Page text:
Prior to COVID, an estimated one in 15 adults was affected by depression in any given year – and since then the pandemic has caused a significant increase in cases of depression. Understanding this complex illness is not easy, but learning as much as possible how to recognize it, the root causes, and tips on self-treatment can help to manage it and create a recovery plan.
Sadness versus clinical depression
Experiencing occasional bouts of sadness is entirely natural and simply unavoidable. As a human being, you have to deal with stress related to work, relationship issues, and sometimes losing a loved one. Sadness is a natural emotion, often triggered by a painful or challenging situation. When that event passes, the sadness starts to fade and eventually disappears.
The real problem starts when these short-lived, self-limited episodes become more intense, persist for a long time, and interfere with daily activities.
Clinical depression is a disproportionate emotional state, affecting thinking, perception and behavior. It often occurs without a trigger, and a person feels depressed about everything. Feelings of joy and pleasure are replaced by feeling guilty, unworthy, and fatigued. Some may experience more anger and irritability.
The diagnosis of a major depressive episode is based on specific criteria and is defined by having at least five out of nine symptoms (see below), including depressed mood or decreased pleasure. Furthermore, these symptoms must be experienced daily, or almost daily, for at least two weeks, and be severe enough to interfere with different areas of life – for example, work and relationships. Finally, other medical conditions that mimic depression, or lead to it, need evaluation before one can arrive at the diagnosis of clinical (or major) depression.
What are the symptoms of clinical depression?
The following nine symptoms are the main symptoms of depression:
- Depressed mood.
- Significant decreased interest or pleasure in daily activities.
- Significant and unplanned weight loss or gain, changes in appetite (increased or decreased).
- Feelings of restlessness or slowing down.
- Fatigue, sluggishness, or lack of energy.
- Insomnia or excessive sleeping.
- Feelings of worthlessness or excessive guilt.
- Diminished ability to think, focus, be creative, or make decisions.
- Thoughts of dying or suicide.
Depression can be associated with certain features. For example, perinatal depression and premenstrual dysphoric disorder are unique to women. Other types include manic-depression (bipolar) disorder, seasonal affective disorder (SAD), or depression with psychotic features.
What is the real cause of depression?
Depression is a complex condition, as many factors play a role, including genetic and environmental factors. There is a genetic link in some cases, as children, siblings and parents of those with severe depression are at higher risk of developing the illness compared with someone that has no family history of it. Genetic tests may suggest which antidepressants may work better than others, in some cases. Chronic illnesses, including those that cause persistent pain, and certain medications and life factors, can also increase risk of developing depression.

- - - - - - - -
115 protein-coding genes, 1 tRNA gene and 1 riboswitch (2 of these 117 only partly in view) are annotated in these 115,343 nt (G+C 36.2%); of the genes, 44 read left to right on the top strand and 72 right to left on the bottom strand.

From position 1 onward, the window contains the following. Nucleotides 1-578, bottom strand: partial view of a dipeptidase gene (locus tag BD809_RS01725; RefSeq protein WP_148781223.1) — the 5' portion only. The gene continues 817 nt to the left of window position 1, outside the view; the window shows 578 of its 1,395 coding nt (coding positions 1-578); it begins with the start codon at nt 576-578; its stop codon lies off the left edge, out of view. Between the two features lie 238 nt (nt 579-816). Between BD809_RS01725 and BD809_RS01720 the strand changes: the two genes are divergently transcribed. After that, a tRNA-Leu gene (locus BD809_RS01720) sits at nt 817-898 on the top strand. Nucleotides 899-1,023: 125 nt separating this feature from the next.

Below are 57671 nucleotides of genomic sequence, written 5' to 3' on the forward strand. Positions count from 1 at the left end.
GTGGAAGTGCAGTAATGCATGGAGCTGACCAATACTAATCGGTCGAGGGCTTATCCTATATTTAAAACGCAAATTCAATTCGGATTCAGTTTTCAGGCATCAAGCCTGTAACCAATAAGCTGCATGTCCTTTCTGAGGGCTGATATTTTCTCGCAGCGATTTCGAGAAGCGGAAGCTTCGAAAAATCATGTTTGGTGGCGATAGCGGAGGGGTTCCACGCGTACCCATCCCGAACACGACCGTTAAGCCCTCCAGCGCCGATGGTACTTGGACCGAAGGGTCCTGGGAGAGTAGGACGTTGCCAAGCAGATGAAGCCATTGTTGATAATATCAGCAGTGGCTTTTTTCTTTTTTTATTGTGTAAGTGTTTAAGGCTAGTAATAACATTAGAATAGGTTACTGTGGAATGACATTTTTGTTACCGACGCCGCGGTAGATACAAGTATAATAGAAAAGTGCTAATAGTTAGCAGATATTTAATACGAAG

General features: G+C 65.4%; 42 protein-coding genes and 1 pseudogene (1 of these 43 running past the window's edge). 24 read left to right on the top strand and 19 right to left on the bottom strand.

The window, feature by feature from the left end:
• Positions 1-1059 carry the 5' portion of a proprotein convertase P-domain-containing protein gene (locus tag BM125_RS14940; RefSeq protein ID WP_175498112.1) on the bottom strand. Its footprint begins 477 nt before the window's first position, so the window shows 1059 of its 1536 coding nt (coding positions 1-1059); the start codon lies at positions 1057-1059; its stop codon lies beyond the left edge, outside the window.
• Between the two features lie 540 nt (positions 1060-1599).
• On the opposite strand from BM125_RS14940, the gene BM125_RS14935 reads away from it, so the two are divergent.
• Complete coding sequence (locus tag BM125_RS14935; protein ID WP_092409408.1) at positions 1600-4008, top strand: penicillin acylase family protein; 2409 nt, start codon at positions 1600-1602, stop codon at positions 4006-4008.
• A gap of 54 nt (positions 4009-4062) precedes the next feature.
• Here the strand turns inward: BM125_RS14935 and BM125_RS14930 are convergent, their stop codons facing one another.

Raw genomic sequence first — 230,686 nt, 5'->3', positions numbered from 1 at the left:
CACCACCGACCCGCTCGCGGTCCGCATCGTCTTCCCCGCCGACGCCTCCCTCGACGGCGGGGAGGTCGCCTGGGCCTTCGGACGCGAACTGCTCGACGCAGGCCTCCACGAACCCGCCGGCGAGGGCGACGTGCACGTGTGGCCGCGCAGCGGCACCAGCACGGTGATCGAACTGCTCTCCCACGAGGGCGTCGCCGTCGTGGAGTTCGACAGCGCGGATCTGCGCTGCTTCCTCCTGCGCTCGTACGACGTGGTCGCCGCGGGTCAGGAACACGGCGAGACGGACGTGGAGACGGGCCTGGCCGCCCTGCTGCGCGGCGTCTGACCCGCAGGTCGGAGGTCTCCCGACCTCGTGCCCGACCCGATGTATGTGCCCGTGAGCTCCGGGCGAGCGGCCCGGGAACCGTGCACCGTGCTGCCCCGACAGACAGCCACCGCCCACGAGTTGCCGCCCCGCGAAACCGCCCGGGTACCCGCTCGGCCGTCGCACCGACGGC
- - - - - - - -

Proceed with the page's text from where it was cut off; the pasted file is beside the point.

According to one theory, depression is caused by neurotransmitter imbalances. Antidepressants aim to correct the shortage of brain chemicals, particularly serotonin, dopamine and norepinephrine.
Advanced brain-imaging techniques like MRI and CT scans found that the brain shrinks and degenerates in certain areas and lacks optimal levels of oxygen in individuals affected by depression.
Chronic inflammation of the brain is a newer theory that aims at understanding depression. Studies found that individuals with clinical depression have an increased level of inflammation.
The role of the gut flora is gaining more and more attention, too. Also considered the “second brain” the gut contains millions of neurons. The gut flora is important for digestion, supports the immune system and is also a key player in regulating mood. Depression is associated with altered gut flora imbalances.
Is depression a lifelong illness?
Symptoms may disappear spontaneously, especially when they are mild. Those who have had more than one episode of depression are at higher risk of having another and experiencing long-term depression.
However, there is more hope now than ever to find an effective treatment for depression. In addition to antidepressant drugs, psychotherapy and electroconvulsive therapy (ECT), new therapies are currently available: other medications, repetitive transcranial magnetic stimulation (rTMS), deep brain stimulation, and vagus nerve stimulation.
What are the best self-help tips for depression?
In addition to standard treatment and regular follow-ups with your doctor, consider the following tips for depression:
- Regular exercise is a natural mood booster, increasing the levels of the feelgood chemicals serotonin, dopamine, and GABA as well as oxygen in the brain. Aim for 30-45 minutes most days of the week, alternating strength training, aerobic or HIIT (high intensity interval training) and yoga.
- Make sure you get enough sleep. Do this in a completely dark, cool, room. Avoid eating large meals or using electronic devices before bedtime. Reduce exposure to news from social media or TV.
- Eat a clean, healthy, balanced diet. Research found that following the Mediterranean diet helps lower the risk of depression and decreases inflammation. Probiotic rich foods like kefir, yogurt and pickled vegetables help improve the gut flora. Probiotic supplements may also help – a review of multiple studies shows that probiotic use was linked to a significant decrease in depression.